© 1998 Jeanne D. Beckman This
article may not be reprinted without permission from the author. Please see
information at end of article for information about obtaining permission.
The latest fad for children's television watching
is Teletubbies®. This program specifically targets infants and toddlers
from one year of age. Yes, you read correctly--Teletubbies® is a TV
program designed for babies. Teletubbies® "dolls", Halloween
costumes, and other toys are heavily marketed for this very young age. What is
different about this particular program is that Public Broadcasting Station (PBS) is the
broadcaster, proudly proclaiming research was done to "
ensure the effectiveness
of 'Teletubbies' in teaching preschoolers skills that can contribute to school readiness
and success," according to PBS's Internet site.
The first question to ask is what young children should be learning? Should infants
and toddlers be learning skills for school readiness and success? Child development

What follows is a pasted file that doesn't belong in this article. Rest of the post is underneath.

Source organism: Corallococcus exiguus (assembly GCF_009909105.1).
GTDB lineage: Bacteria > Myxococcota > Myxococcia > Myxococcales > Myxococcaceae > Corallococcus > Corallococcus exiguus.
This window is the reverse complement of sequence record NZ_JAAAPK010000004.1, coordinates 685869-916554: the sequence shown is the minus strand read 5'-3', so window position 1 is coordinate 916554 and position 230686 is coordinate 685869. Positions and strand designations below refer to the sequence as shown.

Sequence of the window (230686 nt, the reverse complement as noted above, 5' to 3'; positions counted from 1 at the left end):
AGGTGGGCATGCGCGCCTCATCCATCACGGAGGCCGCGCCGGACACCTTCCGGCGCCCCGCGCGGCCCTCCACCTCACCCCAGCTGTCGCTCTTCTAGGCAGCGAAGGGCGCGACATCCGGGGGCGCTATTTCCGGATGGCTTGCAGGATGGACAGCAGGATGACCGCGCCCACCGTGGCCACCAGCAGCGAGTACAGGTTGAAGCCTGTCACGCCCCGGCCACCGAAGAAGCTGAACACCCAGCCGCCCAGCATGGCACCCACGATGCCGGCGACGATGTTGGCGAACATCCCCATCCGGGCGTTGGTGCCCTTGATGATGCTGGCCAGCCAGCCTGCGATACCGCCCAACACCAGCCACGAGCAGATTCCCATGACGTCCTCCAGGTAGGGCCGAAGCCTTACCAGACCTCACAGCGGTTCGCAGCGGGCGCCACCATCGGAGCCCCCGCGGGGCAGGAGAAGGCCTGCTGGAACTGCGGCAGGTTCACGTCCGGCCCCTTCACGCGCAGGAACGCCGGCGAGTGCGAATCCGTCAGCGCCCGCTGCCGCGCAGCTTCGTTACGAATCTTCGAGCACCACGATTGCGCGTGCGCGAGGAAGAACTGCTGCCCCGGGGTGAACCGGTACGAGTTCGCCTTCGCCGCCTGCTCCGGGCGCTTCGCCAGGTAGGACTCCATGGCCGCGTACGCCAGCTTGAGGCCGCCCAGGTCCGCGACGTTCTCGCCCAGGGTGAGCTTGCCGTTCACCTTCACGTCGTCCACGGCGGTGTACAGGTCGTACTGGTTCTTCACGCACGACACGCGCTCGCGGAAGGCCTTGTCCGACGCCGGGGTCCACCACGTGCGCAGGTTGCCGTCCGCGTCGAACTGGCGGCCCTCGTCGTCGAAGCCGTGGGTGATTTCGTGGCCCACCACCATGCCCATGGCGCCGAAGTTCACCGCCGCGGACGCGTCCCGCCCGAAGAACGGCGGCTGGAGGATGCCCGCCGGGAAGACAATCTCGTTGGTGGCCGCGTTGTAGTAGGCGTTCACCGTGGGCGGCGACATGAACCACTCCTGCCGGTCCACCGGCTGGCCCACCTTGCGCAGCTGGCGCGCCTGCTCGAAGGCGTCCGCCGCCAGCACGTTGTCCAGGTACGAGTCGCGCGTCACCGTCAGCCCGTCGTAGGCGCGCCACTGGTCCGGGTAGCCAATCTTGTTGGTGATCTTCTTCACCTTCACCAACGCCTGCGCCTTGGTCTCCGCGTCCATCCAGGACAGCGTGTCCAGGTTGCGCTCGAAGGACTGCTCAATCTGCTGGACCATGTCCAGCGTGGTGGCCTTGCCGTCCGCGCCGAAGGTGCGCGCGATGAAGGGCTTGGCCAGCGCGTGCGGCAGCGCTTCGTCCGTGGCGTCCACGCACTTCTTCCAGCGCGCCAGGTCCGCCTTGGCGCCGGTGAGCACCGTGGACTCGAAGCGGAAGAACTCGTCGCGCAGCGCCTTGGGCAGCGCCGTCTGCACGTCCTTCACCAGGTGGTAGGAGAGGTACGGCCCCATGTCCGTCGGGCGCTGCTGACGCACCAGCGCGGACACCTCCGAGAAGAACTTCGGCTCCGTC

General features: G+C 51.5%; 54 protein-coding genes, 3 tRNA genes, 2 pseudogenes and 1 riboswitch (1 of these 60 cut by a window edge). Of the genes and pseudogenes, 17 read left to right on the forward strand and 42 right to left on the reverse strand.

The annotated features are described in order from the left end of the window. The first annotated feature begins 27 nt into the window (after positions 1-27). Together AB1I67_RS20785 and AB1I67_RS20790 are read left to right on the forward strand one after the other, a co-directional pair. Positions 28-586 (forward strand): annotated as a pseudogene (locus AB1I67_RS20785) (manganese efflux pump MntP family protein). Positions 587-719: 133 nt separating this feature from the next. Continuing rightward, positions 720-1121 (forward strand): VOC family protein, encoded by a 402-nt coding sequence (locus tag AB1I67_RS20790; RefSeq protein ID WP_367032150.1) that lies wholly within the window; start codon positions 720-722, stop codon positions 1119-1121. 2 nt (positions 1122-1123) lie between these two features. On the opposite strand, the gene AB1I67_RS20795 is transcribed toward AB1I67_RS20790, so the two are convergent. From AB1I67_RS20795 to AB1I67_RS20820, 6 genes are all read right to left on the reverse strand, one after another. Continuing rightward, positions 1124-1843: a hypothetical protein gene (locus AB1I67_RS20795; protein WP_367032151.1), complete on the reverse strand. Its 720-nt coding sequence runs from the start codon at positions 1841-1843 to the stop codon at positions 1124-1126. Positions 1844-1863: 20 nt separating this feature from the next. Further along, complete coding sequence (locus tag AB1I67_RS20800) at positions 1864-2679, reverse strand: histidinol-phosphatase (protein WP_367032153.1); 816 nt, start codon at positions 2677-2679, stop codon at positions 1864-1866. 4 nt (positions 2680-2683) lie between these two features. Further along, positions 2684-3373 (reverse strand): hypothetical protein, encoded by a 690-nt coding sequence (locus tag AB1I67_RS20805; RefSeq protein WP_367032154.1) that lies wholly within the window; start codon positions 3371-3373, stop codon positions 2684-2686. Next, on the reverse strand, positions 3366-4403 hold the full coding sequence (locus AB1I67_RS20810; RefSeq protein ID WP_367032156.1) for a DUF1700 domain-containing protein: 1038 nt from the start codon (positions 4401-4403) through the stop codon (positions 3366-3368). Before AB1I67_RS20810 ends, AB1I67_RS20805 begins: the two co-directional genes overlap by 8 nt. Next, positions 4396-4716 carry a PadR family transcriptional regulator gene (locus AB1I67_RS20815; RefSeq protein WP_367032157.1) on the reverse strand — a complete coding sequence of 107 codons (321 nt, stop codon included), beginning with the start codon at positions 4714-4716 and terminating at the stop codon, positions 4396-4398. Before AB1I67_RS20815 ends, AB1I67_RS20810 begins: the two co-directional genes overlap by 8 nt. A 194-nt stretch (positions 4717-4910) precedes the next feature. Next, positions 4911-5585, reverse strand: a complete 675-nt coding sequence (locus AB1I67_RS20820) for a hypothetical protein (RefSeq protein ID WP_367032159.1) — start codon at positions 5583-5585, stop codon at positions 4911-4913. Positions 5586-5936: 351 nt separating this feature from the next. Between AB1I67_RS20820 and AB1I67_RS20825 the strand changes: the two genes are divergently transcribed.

experts believe that a young child's best preparation for school is to play, because by
playing children are actively learning how their world works. Psychologist
Leon Yarrow stated that the growth of significant interpersonal relationships is one of
the most important changes during the first year. Stanley Greenspan indicated that
babies need to be protected, loved, and to share in interaction with others in order to
meet his/her "emotional milestones". For young children, then, future
school readiness is best obtained through active communication with others as well as
physically playing in their world. Passively viewing others talk on TV is not
believed to prepare children for later school success.
What, if any, harm can there be in allowing very young children to watch programs that are
specifically geared for them? Speech and language expert Dr. Sally Ward found over
the past 20 years, increasing numbers of nine-month-old children are having trouble paying
attention to voices when there is also background noise. Increased amounts of TVs
playing in homes creates this background noise and parents talk to their children less
when the TV is playing. How will these babies be able to pay attention in class when
they go off to school?